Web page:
Without a dip net, Crowder knew what he had to do. “I kept screaming, ‘Bottom lip, I need that bottom lip.'” When he finally was able to lip the fish, he didn’t even try to lift it into the boat. “I just laid there for a few minutes and the fish did too. We were both exhausted.”
Once he’d recovered enough to haul the fish over the rail, the thrill set in. “I cut the anchor lines; I didn’t even take the time to pull them up,” Crowder says. “I came straight to shore I was so excited.”
Crowder contacted officials with the Arkansas Game and Fish Commission. Dennis Colton, the commission’s black-bass biologist, was among those who documented the fish as the new state record. At 16 lb., 5 oz., Crowder’s catch just beat the 16-lb., 4-oz. largemouth caught March 2, 1976, by Aaron Mardis on Mallard Lake in Mississippi County.
Arkansas Game and Fish Commissions officials measured the fish’s girth at 22 ¼ inches.
The bass measured 26 ½ inches long.
Arkansas Game and Fish also collected fin samples for genetic testing to determine if the bass is pure northern strain or if it has Florida bass genetics. Scale samples were taken to help age the fish. Biologists also hope to analyze the bass’s otoliths, a structure in the inner ear that can provide a more precise estimate of age, says Lee Holt, fisheries management biologist for the AGFC.
To ensure the legitimacy of the record, the fish next was taken to Dr. Tom Rountree, a Forrest City veterinarian, for x-rays. X-rays are routinely taken of record fish to prove that no foreign objects have been added to increase the weight.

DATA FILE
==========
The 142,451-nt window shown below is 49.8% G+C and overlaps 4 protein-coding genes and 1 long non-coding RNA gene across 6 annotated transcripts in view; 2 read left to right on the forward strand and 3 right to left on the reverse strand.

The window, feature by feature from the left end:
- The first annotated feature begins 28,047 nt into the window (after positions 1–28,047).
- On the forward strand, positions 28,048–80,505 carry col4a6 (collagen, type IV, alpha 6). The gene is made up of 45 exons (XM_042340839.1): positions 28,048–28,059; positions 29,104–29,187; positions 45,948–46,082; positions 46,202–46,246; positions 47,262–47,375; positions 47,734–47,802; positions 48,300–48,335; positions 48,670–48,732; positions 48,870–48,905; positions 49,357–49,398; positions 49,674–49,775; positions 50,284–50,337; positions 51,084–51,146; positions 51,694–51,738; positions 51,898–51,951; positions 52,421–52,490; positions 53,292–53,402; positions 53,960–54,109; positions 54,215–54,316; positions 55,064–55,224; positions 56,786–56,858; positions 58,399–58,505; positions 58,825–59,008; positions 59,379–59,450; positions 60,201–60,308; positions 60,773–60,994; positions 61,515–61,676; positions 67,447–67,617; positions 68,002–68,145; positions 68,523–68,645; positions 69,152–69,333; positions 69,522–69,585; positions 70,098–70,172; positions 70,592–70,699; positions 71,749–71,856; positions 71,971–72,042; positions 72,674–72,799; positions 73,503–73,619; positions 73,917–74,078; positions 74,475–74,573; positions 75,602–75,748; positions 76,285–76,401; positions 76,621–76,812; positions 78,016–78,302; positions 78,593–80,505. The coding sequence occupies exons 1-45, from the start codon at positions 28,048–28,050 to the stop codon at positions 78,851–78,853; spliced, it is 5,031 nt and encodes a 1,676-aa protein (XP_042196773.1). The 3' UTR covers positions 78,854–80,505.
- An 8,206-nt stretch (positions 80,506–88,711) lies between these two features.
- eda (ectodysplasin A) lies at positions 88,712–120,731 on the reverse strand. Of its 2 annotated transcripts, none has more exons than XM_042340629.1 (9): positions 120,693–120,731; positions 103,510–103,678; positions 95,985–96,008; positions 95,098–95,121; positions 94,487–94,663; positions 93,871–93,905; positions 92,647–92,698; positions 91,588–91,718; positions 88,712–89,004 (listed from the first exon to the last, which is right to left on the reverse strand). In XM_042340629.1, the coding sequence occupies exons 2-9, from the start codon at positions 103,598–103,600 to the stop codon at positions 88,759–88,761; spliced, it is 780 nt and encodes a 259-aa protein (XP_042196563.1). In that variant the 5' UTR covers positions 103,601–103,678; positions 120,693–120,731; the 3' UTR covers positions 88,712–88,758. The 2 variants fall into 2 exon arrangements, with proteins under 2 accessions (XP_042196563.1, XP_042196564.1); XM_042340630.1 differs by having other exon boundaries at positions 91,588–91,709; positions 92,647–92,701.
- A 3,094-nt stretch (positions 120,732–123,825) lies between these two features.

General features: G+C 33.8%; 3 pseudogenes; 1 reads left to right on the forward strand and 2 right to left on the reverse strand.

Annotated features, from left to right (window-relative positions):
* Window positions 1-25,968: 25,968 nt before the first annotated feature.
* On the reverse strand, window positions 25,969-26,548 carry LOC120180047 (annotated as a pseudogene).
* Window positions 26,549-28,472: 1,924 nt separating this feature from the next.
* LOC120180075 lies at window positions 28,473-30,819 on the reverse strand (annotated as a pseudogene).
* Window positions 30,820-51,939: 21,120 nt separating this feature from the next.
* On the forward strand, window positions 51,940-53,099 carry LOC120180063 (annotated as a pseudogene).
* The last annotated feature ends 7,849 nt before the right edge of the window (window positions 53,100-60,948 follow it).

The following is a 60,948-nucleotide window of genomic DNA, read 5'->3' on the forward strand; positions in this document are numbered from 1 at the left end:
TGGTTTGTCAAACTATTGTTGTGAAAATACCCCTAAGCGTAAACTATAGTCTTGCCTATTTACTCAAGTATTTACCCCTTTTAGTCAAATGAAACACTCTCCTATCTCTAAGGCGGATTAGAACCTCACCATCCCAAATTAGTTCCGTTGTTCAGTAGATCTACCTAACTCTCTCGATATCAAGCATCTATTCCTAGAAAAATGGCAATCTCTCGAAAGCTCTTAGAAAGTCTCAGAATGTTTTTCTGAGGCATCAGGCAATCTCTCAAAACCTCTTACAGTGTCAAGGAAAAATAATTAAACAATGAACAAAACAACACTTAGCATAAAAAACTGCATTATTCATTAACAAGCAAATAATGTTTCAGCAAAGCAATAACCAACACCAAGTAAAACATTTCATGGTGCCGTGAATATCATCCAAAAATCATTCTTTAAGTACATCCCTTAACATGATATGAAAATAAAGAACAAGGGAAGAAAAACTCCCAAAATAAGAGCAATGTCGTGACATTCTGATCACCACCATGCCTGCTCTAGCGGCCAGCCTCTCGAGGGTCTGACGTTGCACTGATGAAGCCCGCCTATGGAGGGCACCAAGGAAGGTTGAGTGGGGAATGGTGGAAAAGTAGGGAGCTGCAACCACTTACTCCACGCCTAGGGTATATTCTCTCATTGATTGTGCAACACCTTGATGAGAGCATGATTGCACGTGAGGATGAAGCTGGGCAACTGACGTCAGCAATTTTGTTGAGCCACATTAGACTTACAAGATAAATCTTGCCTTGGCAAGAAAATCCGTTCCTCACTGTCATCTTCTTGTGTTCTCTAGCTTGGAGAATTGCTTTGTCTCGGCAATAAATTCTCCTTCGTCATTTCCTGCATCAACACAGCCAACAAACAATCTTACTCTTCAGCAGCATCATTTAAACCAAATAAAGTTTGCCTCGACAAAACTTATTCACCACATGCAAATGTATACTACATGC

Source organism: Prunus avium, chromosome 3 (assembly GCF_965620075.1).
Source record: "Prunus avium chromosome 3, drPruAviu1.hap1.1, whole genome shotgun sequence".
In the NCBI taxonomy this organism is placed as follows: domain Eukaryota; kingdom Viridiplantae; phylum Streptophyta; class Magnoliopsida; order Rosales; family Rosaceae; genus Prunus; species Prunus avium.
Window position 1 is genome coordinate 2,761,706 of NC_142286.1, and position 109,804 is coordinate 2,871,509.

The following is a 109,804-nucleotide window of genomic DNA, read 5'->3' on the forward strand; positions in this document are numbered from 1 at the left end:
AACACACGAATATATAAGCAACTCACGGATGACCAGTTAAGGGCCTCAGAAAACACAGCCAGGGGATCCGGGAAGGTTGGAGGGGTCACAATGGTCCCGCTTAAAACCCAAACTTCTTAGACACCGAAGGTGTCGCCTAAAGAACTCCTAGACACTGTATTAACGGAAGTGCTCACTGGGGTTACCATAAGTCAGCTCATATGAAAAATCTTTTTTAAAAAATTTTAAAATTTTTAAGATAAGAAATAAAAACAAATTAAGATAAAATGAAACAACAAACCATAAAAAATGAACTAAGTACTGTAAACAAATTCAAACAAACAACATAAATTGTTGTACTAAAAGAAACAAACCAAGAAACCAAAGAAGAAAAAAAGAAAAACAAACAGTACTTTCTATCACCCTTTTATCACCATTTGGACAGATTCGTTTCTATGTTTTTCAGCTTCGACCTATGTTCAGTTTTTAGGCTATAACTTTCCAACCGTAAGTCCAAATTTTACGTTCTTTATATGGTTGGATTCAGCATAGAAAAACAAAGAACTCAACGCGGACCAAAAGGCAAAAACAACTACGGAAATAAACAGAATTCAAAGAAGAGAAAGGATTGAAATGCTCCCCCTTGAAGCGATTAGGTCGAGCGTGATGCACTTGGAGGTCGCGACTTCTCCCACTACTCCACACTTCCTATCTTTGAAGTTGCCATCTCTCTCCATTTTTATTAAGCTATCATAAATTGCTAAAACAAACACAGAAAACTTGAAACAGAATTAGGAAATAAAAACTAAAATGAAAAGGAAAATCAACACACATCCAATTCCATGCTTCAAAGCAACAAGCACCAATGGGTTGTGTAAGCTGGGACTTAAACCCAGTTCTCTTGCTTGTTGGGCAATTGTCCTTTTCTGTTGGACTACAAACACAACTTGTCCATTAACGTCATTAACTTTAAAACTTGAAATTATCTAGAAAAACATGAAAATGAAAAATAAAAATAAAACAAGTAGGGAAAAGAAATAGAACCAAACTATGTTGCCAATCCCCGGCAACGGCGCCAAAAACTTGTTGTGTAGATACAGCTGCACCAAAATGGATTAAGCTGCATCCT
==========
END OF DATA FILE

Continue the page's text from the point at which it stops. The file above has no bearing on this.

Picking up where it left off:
The x-ray not only proved that Crowder’s bass was legit, it also revealed a recent meal in the bass’s belly.
Crowder said that before the fish could be weighed it spit out a good-sized bream, evidently the last thing it ate before vacuuming up Crowder’s Texas-rigged worm. The fish revealed in this x-ray–the big bass’s penultimate meal–may have provided the bulk to push this largemouth to the top of the Arkansas record book.
“I’ve been saying it for 10 years: ‘I’m going to get the next state record out of Village Creek.’ And I did it. I don’t know if it’s really sunk in yet,” says Crowder, who has been busy fielding phone calls from tackle companies and news outlets since word of his record catch began to spread.
Is he enjoying his record, despite the stress that comes with it? “Yeah, you know I am,” he says. “I ain’t lying: You can’t grind this grin off my face.”
**UPDATE: After we posted this story on Wednesday, March 7, new information surfaced indicating the angler in question, Paul Crowder, was not in possession of a valid fishing license when he caught what would have been the state-record largemouth bass. He did not disclose this fact to
Field & Stream or to the numerous other media outlets that reported on his catch.
In light of this information, state officials have wiped his catch from the record books and Crowder has been brought up on charges.
Steven Hill contacted Crowder and the state Fish and Wildlife Commission on Monday, March 12.
Click here for the full update. **